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Sally is a really busy person – more vendor yap (anti-buzzwords)

Had a week full of vendor meetings and presentations this week, captured some random thoughts:

  • Bad Buzzwords 1 – I definitely tune folks out when they use the word “cool” to describe some piece of technology – how 1990’s. The weird one came this week from a older gent, representing a fairly large company that has mixed hardware and professional services areas. A true moment of cognitive dissonance to hear that one.
  • Bad Buzzwords 2 – Another one – probably a pet peeve of mine, maybe not for most folks – is the old “disparate systems” rap. That so reeks of EAI high concept junk words. I once wrote an RFP that specifically prohibited the use of the phrase; nobody violated the provision, but nobody asked about it either, so they have no sense of humor or don’t read the things.
  • Here’s a classic – sexist examples of use cases / scenario building. We were looking at CRM packages, and the idea that most status reports were being handled by “Sally the receptionist” typing the stuff in. In a later conversation – different vendor, same product area – “Sally” had at least graduated to rep level. I wonder who this archetypal Sally person is, she has really left a strong impression on the world.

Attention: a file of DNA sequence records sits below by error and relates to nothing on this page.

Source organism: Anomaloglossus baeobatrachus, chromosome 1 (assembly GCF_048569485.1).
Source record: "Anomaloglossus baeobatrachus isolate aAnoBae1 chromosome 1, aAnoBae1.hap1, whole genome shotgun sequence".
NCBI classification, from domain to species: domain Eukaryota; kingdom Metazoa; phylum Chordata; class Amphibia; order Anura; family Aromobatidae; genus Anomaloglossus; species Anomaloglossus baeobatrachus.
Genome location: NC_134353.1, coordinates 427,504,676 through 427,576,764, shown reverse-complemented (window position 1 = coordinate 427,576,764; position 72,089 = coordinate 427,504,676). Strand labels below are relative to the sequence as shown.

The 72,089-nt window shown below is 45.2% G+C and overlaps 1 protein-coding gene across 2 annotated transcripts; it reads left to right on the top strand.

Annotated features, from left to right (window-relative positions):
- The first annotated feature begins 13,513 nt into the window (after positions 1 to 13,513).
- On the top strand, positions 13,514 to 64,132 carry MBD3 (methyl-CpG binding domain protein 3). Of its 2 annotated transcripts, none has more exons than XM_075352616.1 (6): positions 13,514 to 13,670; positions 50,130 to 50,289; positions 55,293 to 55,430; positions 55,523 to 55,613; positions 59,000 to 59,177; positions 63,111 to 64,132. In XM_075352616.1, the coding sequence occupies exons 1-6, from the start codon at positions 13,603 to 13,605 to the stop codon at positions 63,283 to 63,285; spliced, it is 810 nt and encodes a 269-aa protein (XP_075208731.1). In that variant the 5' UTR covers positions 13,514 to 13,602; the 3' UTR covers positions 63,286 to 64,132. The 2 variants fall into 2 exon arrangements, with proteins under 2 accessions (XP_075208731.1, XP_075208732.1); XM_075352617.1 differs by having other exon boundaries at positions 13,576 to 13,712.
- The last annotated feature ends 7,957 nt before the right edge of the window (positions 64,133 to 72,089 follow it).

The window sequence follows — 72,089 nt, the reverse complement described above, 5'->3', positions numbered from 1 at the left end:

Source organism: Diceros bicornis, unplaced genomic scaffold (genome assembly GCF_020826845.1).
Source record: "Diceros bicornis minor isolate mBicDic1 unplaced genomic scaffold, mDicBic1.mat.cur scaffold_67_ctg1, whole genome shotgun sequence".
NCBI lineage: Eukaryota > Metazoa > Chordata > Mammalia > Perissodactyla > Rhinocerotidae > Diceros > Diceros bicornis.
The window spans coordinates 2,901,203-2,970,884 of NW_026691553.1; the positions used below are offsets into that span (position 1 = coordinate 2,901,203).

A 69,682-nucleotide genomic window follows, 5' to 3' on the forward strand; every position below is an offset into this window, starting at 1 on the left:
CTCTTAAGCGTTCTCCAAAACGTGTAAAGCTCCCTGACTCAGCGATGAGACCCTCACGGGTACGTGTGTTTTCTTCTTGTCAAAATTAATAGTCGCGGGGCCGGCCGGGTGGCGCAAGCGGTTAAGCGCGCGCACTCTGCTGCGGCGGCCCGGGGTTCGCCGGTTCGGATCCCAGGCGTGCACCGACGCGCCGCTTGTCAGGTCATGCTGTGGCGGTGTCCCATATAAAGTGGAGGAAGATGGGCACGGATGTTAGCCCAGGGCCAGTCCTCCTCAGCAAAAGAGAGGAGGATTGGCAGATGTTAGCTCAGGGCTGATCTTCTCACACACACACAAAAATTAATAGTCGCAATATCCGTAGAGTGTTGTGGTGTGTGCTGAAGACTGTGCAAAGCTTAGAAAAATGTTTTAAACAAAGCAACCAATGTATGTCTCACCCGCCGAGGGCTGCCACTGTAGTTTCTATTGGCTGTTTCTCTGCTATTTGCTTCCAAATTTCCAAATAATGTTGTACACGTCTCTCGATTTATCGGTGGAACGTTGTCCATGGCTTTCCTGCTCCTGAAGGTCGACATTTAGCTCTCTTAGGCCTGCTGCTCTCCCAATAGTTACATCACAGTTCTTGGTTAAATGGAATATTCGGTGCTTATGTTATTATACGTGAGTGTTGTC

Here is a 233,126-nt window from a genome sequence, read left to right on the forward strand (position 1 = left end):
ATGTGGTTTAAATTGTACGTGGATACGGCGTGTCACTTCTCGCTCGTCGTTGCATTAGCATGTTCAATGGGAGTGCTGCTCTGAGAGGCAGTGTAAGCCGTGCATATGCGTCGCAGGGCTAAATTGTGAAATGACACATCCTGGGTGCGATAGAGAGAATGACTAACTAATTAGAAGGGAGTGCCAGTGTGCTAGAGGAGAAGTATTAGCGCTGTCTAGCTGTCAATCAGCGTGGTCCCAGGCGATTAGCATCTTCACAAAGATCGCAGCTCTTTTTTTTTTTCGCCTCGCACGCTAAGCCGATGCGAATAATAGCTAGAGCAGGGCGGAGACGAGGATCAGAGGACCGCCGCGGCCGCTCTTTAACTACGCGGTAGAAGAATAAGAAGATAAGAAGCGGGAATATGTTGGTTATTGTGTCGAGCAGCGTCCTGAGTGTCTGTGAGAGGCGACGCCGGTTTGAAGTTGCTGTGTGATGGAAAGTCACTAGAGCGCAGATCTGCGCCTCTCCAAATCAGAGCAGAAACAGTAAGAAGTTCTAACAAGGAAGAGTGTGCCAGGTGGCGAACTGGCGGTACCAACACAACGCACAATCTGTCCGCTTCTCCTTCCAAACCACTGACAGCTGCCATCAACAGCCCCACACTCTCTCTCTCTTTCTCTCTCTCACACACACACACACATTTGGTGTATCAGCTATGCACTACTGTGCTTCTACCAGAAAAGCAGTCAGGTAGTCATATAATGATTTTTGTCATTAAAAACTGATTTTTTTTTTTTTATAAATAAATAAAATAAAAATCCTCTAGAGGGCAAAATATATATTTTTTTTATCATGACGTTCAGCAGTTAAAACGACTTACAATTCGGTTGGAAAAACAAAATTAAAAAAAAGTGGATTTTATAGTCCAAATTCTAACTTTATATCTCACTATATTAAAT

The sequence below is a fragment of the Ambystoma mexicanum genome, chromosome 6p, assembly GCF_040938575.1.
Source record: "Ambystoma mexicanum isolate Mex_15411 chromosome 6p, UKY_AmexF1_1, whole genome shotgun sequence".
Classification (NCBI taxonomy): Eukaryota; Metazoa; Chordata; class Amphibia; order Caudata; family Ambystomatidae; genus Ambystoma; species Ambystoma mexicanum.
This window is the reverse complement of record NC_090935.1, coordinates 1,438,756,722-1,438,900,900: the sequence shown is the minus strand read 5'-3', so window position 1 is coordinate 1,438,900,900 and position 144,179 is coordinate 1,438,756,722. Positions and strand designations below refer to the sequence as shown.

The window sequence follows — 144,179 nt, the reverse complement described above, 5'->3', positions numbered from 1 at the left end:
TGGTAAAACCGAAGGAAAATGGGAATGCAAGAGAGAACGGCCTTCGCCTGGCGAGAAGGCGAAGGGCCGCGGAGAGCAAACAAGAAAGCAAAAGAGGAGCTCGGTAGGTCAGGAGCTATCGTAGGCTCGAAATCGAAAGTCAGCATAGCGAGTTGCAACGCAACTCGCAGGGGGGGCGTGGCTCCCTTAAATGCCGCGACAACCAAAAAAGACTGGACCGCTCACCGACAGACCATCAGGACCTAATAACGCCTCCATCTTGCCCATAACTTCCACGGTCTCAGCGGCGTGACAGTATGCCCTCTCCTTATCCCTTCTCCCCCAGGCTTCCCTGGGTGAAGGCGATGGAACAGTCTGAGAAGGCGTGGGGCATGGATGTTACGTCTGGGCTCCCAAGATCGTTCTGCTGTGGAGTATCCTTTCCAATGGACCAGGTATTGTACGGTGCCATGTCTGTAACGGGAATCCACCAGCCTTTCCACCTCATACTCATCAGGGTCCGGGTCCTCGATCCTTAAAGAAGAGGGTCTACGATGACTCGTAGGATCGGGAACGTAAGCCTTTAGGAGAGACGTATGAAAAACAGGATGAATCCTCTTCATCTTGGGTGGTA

• Bad Buzzwords 3 – I like calling vendors on the carpet when they use buzzwords to make their product a mandate. Best example, but this was a few weeks ago, was the hardware vendor that pointed out their enhancement would increase bus throughput from SAN storage to the CPU – helping with SarbOx compliance. Oh? Which specific requirement included hardware speed in support of tight financial controls? That one was actually fun, my Tech Ops director said I was in rare form.
  • Similar situation this past week with one of the CRM vendors. They held that their analytics engine was a unique competitive advantage over the other folks. Exactly how? I wondered; all the examples shown were quite similar to the transactional report samples shown earlier in the day. No obvious answer sprang to mind, but within a minute or two he mentioned something fairly key, and I pointed out that he had stumbled upon the exact reason why their engine was better – the ability to perform complex trending over time.
  • Note how the reps will often parrot the words you use when describing your situation or what the critical success factors are for a given project. In a conversation earlier this year, I learned another rep secret is to mimic the seating posture of their target, to increase the sense that you are of the same mind / personality.

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